- Growing cities. More of the world’s populations will live in cities. That can be a good thing if managed properly. How do we make cities greener, more ecologically sound, healthier and more attractive to live in? UN-HABITAT is one of the organisations working with these questions. See: sustainable society of 2040 | Masdar – the sustainable city.| Making the Urban Poor Safer: Lessons from Nairobi and Maharashtra | The C40 Cities Climate Leadership Group | Solar road ways | Sustainability science | Transitioning to Urban Resilience |
- Ozone layer depletion. The ozone layer acts like a giant sunshade, protecting plants and animals from much of the sun’s harmful ultraviolet radiation. Ozone forms a layer in the stratosphere, 15-40 km above earth surface. If the ozone in the atmosphere from ground level to a height of 60 km could be assembled at the earth’s surface, it would comprise a layer of gas only about 3 mm thick.
Global stratospheric ozone levels have declined, which means that the ozone layer is changing. A depletion of the ozone layer will increase the UV-radiation at ground level, in the troposphere. Increasing doses of UV-B may cause skin cancer, eye cataracts, damage to the immune system in animals as well as human beings, and have an adverse impact on plant growth.
Ozone hole ‘changes Southern Hemisphere weather’ || Climate Change and Your Health: Rising Temperatures, Worsening Ozone Pollution (Union of concerned scientists) || || || We are not supposed to see this at all || Ozone Layer on Track to Recovery: Success Story Should Encourage Action on Climate ||
- Land degradation. Land degradation accelerates due to increasing pressures of agricultural and industrialised livestock production, urbanization, deforestation, and extreme weather events such as droughts and coastal surges which salinate land. Instead of increasing cropland areas and making them more resilient, we degrade and reduce these areas. UNEP GEO5 Land |Fighting desertification (TED lecture) | Soil Science (BBC) | The crisis in global land use | True-cost accounting in food and farming | Peak soil: industrial civilisation is on the verge of eating itself | Riots, Towns Gone Dry, Soaring Prices: The Food-Pocalypse Is Already Upon Us (April 2014) | How to boost food production in Africa | More than 40 percent of China’s arable land degraded: Xinhua || The Fight Against Desertification ||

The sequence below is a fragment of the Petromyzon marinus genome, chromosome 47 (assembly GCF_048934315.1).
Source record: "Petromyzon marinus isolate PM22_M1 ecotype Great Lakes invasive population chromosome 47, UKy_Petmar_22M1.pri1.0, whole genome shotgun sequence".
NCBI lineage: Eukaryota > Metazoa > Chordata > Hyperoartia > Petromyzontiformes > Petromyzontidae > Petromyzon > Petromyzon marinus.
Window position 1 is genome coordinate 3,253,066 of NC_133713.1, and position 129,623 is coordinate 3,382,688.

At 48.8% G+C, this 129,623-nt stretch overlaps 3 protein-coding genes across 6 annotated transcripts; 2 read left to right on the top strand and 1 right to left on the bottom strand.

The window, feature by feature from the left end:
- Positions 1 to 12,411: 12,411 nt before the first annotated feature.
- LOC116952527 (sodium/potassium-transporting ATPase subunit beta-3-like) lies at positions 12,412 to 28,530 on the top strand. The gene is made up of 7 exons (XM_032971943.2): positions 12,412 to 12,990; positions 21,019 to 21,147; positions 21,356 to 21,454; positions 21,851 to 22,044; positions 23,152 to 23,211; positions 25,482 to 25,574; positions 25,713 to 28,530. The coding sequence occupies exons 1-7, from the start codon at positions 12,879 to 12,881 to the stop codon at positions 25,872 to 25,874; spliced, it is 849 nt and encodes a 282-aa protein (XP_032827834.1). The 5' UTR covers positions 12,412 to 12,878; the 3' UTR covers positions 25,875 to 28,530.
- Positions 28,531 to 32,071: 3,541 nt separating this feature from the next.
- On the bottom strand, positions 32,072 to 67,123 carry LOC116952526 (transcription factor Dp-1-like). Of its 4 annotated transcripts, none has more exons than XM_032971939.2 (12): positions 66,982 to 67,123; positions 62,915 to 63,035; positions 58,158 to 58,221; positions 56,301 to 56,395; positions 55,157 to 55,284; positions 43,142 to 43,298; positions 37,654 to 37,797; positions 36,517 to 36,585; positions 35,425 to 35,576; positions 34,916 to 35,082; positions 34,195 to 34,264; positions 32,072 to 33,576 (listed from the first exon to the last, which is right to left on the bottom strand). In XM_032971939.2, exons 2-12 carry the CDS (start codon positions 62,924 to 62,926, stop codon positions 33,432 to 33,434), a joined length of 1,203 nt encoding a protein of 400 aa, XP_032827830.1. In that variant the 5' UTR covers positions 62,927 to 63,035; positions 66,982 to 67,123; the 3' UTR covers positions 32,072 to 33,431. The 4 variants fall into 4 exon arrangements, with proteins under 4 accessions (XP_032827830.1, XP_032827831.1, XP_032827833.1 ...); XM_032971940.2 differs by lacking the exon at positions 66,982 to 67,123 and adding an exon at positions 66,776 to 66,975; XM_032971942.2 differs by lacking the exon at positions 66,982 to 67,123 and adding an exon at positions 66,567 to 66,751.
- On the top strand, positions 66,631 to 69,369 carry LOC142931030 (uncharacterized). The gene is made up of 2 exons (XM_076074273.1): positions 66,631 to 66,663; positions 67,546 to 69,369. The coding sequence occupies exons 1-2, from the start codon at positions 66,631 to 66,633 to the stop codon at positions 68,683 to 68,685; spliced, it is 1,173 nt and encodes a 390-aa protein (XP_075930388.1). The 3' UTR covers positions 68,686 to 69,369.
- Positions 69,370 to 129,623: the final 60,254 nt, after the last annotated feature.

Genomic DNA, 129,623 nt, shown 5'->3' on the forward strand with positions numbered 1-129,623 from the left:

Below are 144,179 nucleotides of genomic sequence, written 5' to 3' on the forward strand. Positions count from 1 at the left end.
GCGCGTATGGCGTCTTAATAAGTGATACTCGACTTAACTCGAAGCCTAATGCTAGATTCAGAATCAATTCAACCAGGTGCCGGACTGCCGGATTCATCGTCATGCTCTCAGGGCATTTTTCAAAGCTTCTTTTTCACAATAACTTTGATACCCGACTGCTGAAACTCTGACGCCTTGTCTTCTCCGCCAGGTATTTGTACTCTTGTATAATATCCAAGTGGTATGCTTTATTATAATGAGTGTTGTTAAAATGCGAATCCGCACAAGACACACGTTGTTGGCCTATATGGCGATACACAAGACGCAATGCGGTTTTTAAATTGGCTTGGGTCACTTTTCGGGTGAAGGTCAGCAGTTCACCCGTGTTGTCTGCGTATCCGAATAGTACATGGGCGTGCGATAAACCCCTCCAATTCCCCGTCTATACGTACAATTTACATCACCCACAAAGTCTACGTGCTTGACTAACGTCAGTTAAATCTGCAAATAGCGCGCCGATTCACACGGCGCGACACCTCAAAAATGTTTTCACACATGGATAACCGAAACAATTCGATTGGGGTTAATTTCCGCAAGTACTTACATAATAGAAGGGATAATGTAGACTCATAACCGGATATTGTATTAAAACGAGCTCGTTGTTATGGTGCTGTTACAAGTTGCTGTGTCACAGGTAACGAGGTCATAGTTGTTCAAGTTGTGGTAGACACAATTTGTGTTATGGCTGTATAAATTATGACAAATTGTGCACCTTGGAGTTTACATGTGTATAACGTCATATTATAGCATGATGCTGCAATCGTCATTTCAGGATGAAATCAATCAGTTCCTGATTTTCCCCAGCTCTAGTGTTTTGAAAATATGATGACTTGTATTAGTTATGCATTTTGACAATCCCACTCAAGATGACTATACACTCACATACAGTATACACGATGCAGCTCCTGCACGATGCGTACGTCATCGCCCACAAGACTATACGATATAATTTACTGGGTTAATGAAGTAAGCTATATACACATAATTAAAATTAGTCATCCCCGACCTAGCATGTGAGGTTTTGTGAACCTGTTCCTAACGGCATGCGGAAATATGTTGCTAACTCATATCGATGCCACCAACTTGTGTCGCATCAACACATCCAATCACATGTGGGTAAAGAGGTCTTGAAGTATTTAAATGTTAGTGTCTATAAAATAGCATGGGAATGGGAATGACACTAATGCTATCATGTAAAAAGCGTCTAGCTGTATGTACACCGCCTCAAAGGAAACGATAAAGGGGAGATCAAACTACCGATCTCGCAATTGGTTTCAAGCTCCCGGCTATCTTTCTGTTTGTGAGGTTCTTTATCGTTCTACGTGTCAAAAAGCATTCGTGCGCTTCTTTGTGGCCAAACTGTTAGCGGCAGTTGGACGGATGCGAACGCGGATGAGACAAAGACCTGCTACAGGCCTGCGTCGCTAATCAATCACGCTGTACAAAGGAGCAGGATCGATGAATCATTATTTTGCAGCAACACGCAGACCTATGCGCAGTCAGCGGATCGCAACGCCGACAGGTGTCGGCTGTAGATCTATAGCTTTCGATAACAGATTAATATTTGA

There are three main spheres of sustainable development: environment, society and economy. Environmental issues like water and waste affect every nation. Social issues like employment, human rights , equity and security are in the newspaper headlines everywhere every day. Economic issues like poverty reduction and corporate responsibility must be addressed by all responsible politicians. UNEP GEO5 Sustainability and scenarios
Education for Sustainable Development (ESD) is clearly needed. ESD should be integrated in all education at all stages. The goals must be to:
- facilitate networking, linkages, exchange and interaction among all relevant stakeholders
- foster increased quality of teaching and learning in education for sustainable development
- help countries make progress towards and attain the Millennium Development Goals (MDGs) as a first minimum
- help private and public sector abide by environmental conventions and laws and follow international ethical and environmental standards for extraction, production and trade, like the ISO 14000 and ISO 26000
- develop action competence and awareness on ESD
- build hope for a better, sustainable future
“Full access to quality education at all levels is an essential condition for achieving sustainable development, poverty eradication, gender equality and women’s empowerment as well as human development, for the attainment of the internationally agreed development goals including the Millennium Development Goals, as well as for the full participation of both women and men, in particular young people” UNCD 2012 THE FUTURE WE WANT (Focus on Rio + 10 http://unep.org/)